2 points
  19. I'm not just interested in getting a low price. I also want to make sure the food is safe to eat and of reasonably good quality. I know you can get cheap food in the wet market. I also know they sell raw meat unrefigerated and not even covered where flies can and do get to it. Yuck!
    1 point
  20. I meant to say - Do you mean camote? As Tim says, they are available at the wet market (palengke). They are also fairly easy to grow.
    1 point
  21. I won't be doing this for the money, just something to keep me conveniently busy and increase my opportunity to make friends. After reading some of the feedback from this thread, it got me thinking... within two years, I could take courses to get a general education degree here. That may increase my chances of getting a teaching gig there. Thanks again for all your helpful insights. I won't be doing this for the money, just something to keep me conveniently busy and increase my opportunity to make friends. After reading some of the feedback from this thread, it got me thinking... within two years, I could take courses to get a general education degree here. That may increase my chances of getting a teaching gig there. Thanks again for all your helpful insights. Did you see something in the thread that indicates you could get a teaching job here? 99/100 you can't. Degree or not. I can think of several reasons. Number one and primarily, you cannot get a job which a Filipino can be hired for, In teaching you will find a few thousand ahead of you.
    1 point
  22. If I remember corect it's a farmers market in Bacolod region (every Saturday?) I suppouse they are cheaper.
    1 point
  23. Most definitely will learn Tagalog. In fact, with my mechanical engineering background, I am looking into what it would take to teach at a university. Thanks for the feed back. I think you could give some private tuition, and it might pay lowish, But it could be a great opportunity to meet locals. Check out MAPUA, top engineering school in the Philippines. Located at Intramuros, 500 metres from the Bureau of Immigration. For many reasons I don't think you would be accepted as a lecturer here. Happy to be corrected however. If you are actually qualified you might offer your services as a guest lecturer and try to pick it up from there.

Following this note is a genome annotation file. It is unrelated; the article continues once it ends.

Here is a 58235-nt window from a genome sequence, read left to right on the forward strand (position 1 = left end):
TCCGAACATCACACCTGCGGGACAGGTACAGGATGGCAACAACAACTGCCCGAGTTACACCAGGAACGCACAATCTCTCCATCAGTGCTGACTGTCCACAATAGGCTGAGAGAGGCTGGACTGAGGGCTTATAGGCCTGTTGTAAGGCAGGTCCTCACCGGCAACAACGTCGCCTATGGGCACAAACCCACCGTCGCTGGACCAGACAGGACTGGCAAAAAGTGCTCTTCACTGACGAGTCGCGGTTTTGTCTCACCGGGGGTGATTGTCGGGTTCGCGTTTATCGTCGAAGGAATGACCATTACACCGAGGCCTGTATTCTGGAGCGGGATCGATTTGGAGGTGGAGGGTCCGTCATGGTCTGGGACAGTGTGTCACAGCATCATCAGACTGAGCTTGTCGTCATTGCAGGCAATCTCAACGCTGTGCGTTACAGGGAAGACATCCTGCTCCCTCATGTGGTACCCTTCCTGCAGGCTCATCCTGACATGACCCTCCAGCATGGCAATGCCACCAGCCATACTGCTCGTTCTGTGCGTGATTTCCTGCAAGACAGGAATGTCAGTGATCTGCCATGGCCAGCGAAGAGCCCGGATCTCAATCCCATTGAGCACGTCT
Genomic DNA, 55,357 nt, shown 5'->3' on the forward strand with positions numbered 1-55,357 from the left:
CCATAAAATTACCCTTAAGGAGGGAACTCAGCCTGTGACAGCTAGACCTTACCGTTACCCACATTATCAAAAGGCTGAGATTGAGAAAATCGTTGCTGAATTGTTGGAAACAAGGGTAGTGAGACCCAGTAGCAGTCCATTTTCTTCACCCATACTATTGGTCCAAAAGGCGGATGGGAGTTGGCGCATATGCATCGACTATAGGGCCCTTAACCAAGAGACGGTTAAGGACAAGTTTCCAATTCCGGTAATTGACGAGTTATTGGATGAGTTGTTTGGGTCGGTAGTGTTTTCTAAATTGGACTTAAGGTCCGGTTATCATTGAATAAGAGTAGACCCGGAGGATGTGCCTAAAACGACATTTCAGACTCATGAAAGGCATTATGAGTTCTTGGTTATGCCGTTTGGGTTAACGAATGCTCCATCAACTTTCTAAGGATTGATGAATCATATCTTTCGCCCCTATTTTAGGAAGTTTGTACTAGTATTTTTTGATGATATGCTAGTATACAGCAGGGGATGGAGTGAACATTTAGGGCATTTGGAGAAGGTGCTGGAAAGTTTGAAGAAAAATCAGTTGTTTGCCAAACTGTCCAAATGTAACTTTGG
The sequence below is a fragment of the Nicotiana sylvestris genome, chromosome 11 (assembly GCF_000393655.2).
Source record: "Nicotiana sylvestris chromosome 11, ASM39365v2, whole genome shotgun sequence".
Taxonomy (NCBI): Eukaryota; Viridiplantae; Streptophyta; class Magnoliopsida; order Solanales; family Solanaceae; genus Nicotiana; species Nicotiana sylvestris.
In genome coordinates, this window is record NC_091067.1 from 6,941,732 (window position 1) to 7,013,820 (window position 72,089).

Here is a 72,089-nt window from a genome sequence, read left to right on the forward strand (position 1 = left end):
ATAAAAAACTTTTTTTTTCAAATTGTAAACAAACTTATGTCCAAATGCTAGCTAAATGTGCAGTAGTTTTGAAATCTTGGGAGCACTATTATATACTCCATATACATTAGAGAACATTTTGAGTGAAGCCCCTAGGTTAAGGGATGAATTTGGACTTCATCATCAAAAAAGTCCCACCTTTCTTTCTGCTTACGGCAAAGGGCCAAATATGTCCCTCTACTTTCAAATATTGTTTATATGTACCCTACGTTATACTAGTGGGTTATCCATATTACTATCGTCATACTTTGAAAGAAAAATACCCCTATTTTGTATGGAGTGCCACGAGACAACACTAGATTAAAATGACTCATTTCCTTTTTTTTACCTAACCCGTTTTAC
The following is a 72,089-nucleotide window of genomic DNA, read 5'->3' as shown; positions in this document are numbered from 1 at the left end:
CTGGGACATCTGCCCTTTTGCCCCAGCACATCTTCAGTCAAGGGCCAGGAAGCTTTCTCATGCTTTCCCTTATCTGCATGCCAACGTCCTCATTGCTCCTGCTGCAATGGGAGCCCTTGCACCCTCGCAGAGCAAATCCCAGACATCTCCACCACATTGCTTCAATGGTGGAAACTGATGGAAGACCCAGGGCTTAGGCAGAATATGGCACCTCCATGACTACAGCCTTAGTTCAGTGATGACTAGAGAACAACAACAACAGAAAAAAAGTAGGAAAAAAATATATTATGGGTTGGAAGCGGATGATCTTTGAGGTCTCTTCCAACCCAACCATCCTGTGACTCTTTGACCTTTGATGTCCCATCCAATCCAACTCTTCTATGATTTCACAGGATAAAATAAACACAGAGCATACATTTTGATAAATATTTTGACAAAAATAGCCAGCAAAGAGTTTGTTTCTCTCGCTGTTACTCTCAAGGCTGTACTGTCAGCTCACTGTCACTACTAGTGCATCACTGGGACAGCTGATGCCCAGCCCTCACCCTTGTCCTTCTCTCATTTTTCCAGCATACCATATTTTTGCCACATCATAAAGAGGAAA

1 point
  24. Yes. That's good to check where you want to settle,and get to know the market there, so you know what's good price there. It's a HUGE price difference between different regions.
    1 point
  25. :hystery: Thomas, does this make you a Jekyll & Hyde or just our friend with as Split personality. :dance: :) I'm MUCH different between when I'm private joking, and when I want to get something - boring - done fast by switching to be hard concentrated speedy effective, because by that I get much more time left to do fun/interesting things :dance: Not easy for ONE wife to suit both, so perhaps I better get two :mocking:
    1 point
  26. Just, Sir Jollygoodfellow will be fine :)
    1 point
  27. To Old 55, I have brought up the same question to Filipinos, here. Most do not like China. I happen to think yes, the Philippines would be better off under Chinese rule. Yes, even tho it is a Communist country. Right now, the political families are holding the Philippines back from achieving it's true potential. I've been to China 3 times. I've seen some of the cleanest and modern cities I ever expected. I was treate with total respet and curiosity but still with total respect. The police did not allow a beggar to approach me. Then a man in a dark suit came along and scolded the old man beggar and threw his walking cane as far as he could into the bushes. I thought "WOW". Many of the sidewalks are not only swept but mopped. I have tons of more experiences but that's all for now, folks. I hate to see corruption here in the PI in every government office. I totally dislike the peoples disregard for their country. It's like they don't give a ratzazz about the enviorment. OK I'm done venting, are you sorry you asked?
    1 point
  28. Wow! well done! Your wife did a great job translating it, MacBubba! Wow! well done! Your wife did a great job translating it, MacBubba!
    1 point
  29. Do you camote? If so, they should not be hard to find at the palengke.
    1 point
  30. Hey man I hope you sent a Sick note to JGF, :hystery: Nice to see you back again. Bin Busy? JP :tiphat: Morning all, :morning1:
    1 point
  31. Politicians find ways to go around the rules and regulations that they previously created. The Social Security reserves are rapidly depleting so the temptation is to reduce the benefits to make it last. One area already under consideration is not giving or reducing SS benefits for retirees whom the government feels does not need it. If you receive retirement income above a certain level, the new proposed law can reduce or take away all or some of your Social Security benefits. There will be blood in the streets if our rulers try this one and they know it. Yeah, but it'll be pretty old blood :)
    1 point